Restaurant waste bins

What waste bins are required for a restaurant?

At the very minimum, a restaurant which takes its food waste management policy seriously should have the following waste bins on-site:

Food bin: 240-litre food bin: a standard 240-litre wheelie bin should suffice for kerbside collections. It’s possible to get modified food bins with a hatch specifically designed to accept food waste and to reduce access to pests such as gulls or rodents.

Cardboard bin: recyclable materials need to be kept separate. Your restaurant will, therefore, need a bin specifically for cardboard. Restaurants which use a lot of cardboard may want to invest in a baler – a type of machine that compresses cardboard for more convenient storage.

Glass bin: Recycled glass also needs to be kept separate.

Aluminium can bin: Cans containing ingredients should be kept separate for recycling purposes, too.

Click to view and learn about all our commercial wheelie bins.

General waste bin: Not all waste is recyclable or repurposable, and all other general waste should go in a designated bin. However, it is important to educate your colleagues on what can and cannot be recycled, in order to reduce the amount of recyclable waste going to landfill.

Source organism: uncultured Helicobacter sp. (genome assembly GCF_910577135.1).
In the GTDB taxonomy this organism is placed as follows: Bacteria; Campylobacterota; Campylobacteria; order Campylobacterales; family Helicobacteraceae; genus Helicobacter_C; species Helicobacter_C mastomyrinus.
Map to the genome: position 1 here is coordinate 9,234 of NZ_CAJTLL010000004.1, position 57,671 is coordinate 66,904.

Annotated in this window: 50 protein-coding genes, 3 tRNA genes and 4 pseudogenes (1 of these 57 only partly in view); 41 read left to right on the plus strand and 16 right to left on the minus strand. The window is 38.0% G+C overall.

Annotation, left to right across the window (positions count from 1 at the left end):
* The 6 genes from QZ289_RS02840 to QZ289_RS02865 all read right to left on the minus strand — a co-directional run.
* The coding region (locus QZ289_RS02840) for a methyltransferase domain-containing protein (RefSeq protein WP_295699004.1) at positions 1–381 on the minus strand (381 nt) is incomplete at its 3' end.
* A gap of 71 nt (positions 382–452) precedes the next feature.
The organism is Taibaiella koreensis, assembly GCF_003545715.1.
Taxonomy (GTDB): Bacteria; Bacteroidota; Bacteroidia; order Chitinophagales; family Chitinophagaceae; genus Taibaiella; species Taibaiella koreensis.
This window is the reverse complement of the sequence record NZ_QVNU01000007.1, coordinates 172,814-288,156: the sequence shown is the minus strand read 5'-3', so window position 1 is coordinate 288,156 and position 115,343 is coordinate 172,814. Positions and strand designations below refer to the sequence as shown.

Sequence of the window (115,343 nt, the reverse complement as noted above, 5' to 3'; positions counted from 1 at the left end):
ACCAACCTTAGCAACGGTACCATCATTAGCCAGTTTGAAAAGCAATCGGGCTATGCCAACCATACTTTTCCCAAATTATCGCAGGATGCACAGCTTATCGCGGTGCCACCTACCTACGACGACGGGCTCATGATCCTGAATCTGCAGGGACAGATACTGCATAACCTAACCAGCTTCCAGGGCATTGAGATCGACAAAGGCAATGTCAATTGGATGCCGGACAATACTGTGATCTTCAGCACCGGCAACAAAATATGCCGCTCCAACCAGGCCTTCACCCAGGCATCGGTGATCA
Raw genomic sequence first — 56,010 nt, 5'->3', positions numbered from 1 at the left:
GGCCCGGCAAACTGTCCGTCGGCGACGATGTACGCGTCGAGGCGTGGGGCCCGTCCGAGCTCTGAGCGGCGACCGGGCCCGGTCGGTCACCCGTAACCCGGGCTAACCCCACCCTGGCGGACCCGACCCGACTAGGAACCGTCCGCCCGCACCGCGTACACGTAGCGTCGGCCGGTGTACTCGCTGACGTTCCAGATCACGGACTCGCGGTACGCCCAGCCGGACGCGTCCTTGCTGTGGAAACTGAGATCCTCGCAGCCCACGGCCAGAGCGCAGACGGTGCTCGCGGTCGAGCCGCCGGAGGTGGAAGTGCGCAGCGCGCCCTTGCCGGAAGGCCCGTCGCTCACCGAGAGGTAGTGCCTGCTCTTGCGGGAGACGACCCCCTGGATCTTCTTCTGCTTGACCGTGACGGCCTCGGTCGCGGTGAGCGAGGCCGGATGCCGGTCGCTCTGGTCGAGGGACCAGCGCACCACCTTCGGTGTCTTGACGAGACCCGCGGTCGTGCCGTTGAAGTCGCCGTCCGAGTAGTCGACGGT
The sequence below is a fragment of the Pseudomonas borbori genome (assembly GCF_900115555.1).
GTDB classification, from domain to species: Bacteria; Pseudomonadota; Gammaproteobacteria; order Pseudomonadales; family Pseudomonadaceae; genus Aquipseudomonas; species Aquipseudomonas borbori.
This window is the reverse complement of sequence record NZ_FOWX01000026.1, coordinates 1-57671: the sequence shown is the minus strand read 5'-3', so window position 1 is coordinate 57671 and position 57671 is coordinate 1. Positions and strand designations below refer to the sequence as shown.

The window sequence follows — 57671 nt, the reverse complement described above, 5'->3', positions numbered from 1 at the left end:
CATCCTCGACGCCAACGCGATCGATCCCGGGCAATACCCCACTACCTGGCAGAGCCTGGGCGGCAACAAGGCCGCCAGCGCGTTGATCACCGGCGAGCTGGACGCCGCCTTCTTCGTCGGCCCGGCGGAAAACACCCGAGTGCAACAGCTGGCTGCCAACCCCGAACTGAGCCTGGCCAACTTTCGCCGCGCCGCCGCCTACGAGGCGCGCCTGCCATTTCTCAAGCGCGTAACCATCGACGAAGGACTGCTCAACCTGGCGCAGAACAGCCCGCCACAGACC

How can you reduce waste in a restaurant?

    Avoid over-buying: only purchase ingredients you know your restaurant can use within designated use-by dates.

    Correctly store food: ensure fridges/freezers are running at correct temperatures, and keep dry food storage areas clean at all times.

    Practice regular stock rotation: adhere to the “first in, first out” rule when displaying/storing food.

    Label items correctly: if you decant ingredients into different containers, label them with all relevant information (allergens, product description and date information).

    Inspect all deliveries: only accept items that are in perfect condition, and delivered at the optimum temperature.

    Portion control: avoid dishing out huge portions, as customers are more likely to leave leftovers under these circumstances.

    Donate excess ingredients: local charities and foodbanks may be able to make use of ingredients you don’t use.